« Last Edit: October 10, 2009, 02:38:58 pm by Captain Quinlin Hopkins » Logged
PockyNightmare
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« Reply #5 on: December 28, 2009, 03:36:23 am »

O.O 20 freaking american dollars...

this is... almost... 17 euro  Shocked

is there a way to buy sextants in any kind of shop? (i hate online-shops)
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Captain Shipton Bellinger
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« Reply #6 on: April 02, 2010, 07:57:45 am »

What ho! Captain Hopkins,

How did this project progress? I'd love to see an update.

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« Reply #7 on: April 03, 2010, 05:31:15 pm »

I'm going to attempt to show what it takes to rebuild one of the cheap $20 brass sextants into something you might actually be able to use.  ...

Then we look closer and notice the frame is bent....The bracket holding the magnifier for viewing the minutes on the dial, is also twisted. ...The glass filtering lenses are also a bit out of alignment.  

This is a generic problem with pseudo-antiques. But at least the Harbor Freight sextant is cheap. Restoration Hardware has overpriced decorative objects with equally bad, often worse, manufacturing tolerances.  I once saw a bin of metal rulers which differed in length as much as 2mm.  That's embarrassing.

For a few dollars more, they could have found a decent stamping company.  Stamping out objects cheaply without bending them is a routine industrial operation. The thing should cost $25 and be within tolerance.
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Captain Quinlin Hopkins
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« Reply #8 on: April 06, 2010, 06:23:37 pm »

My apologies for replying late.  been a bit too busy to check in as often as i'd like. 
I've progressed a bit, but no photos yet, then the project was relegated to the back shelf for a bit as work decided they wanted me here more then i'm home. 
Looks as if I've a few more weeks of this before any real free time develops.

Feel free to slap me around a bit more in a few weeks if i've not updated.  I often get distracted by new shiny objects and tend to forget a project until I run across it again. 
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arcwelder
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« Reply #9 on: June 19, 2010, 06:35:54 am »

*slap*slap*

Seriously though, how's it going?
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« Reply #10 on: July 28, 2010, 12:06:33 am »

A gentle SLAP# and a big tickle!!

I would like an update too.... Fingers crossed you have found some free time.
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Captain Quinlin Hopkins
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« Reply #11 on: July 28, 2010, 01:09:20 am »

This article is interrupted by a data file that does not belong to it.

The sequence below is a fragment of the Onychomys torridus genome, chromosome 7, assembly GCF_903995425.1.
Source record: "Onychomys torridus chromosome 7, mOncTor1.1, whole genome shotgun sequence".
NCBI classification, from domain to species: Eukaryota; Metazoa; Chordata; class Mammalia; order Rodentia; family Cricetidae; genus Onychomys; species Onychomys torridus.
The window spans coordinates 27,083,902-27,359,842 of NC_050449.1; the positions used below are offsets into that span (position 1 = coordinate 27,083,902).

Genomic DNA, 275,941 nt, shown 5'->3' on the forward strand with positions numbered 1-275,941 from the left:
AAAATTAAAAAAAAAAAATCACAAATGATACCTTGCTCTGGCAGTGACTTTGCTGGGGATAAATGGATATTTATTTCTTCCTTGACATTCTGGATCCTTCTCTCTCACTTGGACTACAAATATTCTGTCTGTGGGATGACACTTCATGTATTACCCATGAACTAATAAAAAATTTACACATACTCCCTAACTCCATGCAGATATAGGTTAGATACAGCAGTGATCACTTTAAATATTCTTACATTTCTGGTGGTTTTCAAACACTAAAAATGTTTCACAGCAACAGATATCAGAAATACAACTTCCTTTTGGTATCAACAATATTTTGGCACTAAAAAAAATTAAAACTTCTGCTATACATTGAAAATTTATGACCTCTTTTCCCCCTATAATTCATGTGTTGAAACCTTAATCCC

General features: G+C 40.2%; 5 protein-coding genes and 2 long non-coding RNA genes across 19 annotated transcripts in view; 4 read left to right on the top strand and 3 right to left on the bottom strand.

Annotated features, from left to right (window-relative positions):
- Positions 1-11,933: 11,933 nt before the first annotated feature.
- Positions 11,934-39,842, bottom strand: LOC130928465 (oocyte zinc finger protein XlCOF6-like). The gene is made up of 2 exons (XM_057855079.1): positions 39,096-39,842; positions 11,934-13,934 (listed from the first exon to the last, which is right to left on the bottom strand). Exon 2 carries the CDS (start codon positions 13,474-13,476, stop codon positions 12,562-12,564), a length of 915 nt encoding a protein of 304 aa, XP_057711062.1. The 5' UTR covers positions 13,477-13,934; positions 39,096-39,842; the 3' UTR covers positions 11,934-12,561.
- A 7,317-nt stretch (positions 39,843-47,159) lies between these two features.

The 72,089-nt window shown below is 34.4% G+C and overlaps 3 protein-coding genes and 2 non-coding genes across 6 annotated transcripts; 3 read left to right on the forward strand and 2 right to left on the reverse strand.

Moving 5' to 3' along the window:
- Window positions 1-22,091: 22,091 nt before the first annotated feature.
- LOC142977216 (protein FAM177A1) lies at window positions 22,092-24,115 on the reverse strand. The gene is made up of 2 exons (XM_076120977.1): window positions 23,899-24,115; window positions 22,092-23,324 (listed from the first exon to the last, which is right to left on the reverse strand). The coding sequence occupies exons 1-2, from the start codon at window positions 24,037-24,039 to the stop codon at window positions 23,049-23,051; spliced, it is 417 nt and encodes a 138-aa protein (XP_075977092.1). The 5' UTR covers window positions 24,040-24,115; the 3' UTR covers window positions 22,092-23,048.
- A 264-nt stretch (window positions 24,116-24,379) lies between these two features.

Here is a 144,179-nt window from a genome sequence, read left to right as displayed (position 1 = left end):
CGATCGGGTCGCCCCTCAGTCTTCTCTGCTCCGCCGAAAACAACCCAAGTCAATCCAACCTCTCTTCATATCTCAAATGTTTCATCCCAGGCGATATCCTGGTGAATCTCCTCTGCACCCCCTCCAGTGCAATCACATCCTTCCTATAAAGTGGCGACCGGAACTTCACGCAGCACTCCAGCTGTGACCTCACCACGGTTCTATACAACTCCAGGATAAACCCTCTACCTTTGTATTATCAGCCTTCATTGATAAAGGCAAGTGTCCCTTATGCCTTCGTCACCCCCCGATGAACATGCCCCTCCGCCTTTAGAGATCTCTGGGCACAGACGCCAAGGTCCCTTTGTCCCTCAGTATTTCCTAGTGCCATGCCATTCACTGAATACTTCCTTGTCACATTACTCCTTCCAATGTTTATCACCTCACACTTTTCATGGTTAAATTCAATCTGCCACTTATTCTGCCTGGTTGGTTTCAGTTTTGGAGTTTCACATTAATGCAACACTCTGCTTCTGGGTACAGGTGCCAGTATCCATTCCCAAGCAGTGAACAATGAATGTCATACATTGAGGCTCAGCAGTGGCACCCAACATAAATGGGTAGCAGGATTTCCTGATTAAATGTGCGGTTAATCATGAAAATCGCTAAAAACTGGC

Oh. hello there.  Progress......  I'd love to tell you I was finished, but I've unfortunately been on 70 hour weeks since the last update.  It sits quietly, whispering to me from the recesses of my desk.  or perhaps that's my assistant.  Haven't seen her around lately.   Where was I again?  Oh yes. updates.  I've scheduled in some budget this week (thanks to your prodding) to get a brazing torch and one of the new Dremels with the actual decent motor and a polishing kit.  You can of course polish by hand, it's just a matter of more time.  I seem to be lacking time recently.  Thus the shortcut. 

You don't have to spend the $100 on the kit I'll be spending, feel free to drop in the local hobby shop and you'll find a cheap version for under $10 that will work as long as you don't stress it out too much.  I've one here from a harbor freight(by coincidence the same place I picked up the sextant).  I'll officially open the drawer and set it back on my desktop in the morning so I don't forget about this project before the weekend. 

I'll need to work on the etching design I'd imagine, and find one of the good old battery chargers to get a decent etching tank going.  At least that is simple enough and easy to do bit by bit. 

Thanks for the prod.

Hey, anyone else hear that scratching sound?   
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PockyNightmare
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« Reply #12 on: July 28, 2010, 01:19:59 am »

captain... how long didn't you see your assistent?

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Captain Quinlin Hopkins
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« Reply #13 on: July 28, 2010, 01:50:42 am »

oh my....pardon me as I need to run back to my office and check on something.  

Mumbling.  Though I do keep a bug out bag...should be plenty of water....rations could last quite a while....
« Last Edit: July 28, 2010, 01:55:51 am by Captain Quinlin Hopkins » Logged
PockyNightmare
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« Reply #14 on: July 28, 2010, 02:44:53 am »

D: